Rostral column

A rostral column is a type of victory column originating in ancient Greece and Rome, where they were erected to commemorate a naval military victory. Its defining characteristic is the integrated prows or rams of ships, representing captured or destroyed enemy ships. The name derives from the Latin rostrum meaning the bow of a naval vessel.[1]

Reproduction of the Rostral Column of Gaius Duilius (c. 260 BC) at the Museum of Roman Civilization
Rostral columns in Saint Petersburg
The two rostral columns of the place des Quinconces in Bordeaux, France.
Rostral columns of the place des Quinconces, Bordeaux, France
rostral column, Grand Basin, World's Columbian Exposition, Chicago, Illinois, 1893
Torre de Cristal in Recife, Brazil.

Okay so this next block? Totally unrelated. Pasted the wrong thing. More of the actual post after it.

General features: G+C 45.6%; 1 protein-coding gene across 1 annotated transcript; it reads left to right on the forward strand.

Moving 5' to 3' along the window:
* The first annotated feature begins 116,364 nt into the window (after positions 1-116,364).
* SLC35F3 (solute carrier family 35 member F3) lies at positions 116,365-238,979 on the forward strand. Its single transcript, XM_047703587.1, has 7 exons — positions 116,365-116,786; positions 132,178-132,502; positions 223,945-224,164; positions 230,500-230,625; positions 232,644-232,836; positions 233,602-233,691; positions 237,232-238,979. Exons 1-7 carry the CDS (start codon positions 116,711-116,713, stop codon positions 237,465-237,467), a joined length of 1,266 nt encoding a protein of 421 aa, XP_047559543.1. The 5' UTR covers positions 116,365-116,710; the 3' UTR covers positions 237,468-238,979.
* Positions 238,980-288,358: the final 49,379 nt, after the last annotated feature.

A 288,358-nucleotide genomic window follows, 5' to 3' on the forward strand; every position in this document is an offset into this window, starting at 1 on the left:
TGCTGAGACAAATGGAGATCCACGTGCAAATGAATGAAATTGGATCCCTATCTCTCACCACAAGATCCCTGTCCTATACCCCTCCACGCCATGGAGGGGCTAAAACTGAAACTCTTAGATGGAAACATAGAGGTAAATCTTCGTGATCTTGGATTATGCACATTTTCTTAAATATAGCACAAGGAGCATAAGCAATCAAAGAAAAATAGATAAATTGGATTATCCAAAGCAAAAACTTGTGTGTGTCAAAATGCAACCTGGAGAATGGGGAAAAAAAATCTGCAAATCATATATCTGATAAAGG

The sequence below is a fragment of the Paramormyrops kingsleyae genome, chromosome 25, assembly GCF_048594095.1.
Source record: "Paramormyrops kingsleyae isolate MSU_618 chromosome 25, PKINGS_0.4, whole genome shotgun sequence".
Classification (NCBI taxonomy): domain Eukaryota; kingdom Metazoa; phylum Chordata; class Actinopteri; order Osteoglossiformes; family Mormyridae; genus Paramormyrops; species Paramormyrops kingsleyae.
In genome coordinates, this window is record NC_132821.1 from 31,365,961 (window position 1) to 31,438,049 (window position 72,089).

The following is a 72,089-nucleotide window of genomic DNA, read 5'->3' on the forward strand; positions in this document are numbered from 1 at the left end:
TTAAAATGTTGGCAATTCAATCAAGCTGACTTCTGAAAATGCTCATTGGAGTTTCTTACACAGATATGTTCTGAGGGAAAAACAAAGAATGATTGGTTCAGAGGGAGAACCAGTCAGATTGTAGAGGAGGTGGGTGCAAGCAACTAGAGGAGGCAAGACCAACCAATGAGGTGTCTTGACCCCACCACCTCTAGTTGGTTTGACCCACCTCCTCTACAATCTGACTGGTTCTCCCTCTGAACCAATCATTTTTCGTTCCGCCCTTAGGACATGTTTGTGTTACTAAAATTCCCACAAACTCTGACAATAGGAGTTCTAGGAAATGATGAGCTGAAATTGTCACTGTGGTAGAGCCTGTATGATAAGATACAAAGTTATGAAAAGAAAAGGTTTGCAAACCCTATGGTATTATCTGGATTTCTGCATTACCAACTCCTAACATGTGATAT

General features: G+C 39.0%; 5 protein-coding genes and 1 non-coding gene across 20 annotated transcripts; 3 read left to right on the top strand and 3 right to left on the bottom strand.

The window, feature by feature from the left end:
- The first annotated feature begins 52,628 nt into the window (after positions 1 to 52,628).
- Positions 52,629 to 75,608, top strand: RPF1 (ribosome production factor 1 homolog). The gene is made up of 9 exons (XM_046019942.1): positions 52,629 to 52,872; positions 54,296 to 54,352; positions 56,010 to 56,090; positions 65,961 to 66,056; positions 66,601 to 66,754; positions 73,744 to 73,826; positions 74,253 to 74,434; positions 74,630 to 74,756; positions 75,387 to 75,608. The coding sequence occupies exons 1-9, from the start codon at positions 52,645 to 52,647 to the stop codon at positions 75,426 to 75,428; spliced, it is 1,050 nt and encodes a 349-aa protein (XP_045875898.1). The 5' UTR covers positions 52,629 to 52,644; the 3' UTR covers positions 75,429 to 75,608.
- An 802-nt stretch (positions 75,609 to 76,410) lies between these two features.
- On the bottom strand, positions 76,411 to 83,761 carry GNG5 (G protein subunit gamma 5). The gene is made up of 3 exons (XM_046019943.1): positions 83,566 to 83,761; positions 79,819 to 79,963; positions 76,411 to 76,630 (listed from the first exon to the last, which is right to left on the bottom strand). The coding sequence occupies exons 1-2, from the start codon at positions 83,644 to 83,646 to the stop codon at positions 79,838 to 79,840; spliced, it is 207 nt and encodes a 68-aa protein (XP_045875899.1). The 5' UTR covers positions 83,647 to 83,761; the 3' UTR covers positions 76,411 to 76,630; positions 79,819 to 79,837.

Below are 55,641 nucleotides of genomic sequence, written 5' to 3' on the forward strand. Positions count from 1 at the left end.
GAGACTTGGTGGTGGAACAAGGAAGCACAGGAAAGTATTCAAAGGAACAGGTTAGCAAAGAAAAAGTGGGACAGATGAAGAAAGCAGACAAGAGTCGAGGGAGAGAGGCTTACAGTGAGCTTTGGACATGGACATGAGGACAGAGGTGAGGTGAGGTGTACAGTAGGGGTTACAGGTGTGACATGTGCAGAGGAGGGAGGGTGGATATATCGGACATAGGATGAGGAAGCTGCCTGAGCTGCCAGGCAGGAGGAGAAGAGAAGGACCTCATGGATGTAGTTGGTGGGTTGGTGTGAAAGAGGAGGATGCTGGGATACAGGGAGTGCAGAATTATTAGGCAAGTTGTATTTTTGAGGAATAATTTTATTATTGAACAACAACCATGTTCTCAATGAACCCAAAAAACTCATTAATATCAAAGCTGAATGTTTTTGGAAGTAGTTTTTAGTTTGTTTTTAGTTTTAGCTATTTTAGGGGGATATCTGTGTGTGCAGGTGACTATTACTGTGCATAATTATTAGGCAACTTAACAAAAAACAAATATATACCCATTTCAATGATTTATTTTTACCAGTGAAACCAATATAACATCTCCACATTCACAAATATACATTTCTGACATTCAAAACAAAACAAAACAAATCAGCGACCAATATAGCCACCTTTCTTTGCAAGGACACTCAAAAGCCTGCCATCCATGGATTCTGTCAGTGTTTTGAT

Rostral columns of the modern world include the Columbus Monument at Columbus Circle in New York City,[2] and the paired Saint Petersburg Rostral Columns.[3]

List of notable rostral columnsEdit



See alsoEdit

  • Rostra, the raised platforms in ancient Rome, also adorned with the beaks of captured warships, from which orations and pleadings were delivered


  1. ^ Harris, Cyril M., ed. (28 February 2013). Illustrated Dictionary of Historic Architecture. Courier Corporation. Retrieved 24 May 2021.
  2. ^ "New York - Columbus Monument". Retrieved 12 June 2017.
  3. ^ "Images of the Saint Petersburg Rostral Columns". Archived from the original on 20 October 2007. Retrieved 12 June 2017.
  4. ^ Columna Rostrata C. Duilii in Samuel Ball Platner and Thomas Ashby: A Topographical Dictionary of Ancient Rome (1929).
  5. ^ "Latin Honorary Inscriptions". Retrieved 12 June 2017.
  6. ^ "Tripoli Monument at the U.S. Naval Academy in Annapolis, Maryland by Giovanni C Micali". Retrieved 12 June 2017.
  7. ^ Grant Park Conservancy. "Grant Park History & Timeline from 1804 to 2014". Retrieved 2 Feb 2021.
  8. ^ Robinson Iron. "Union Station Rostral Columns". Retrieved 20 March 2021.

Other sourcesEdit

External linksEdit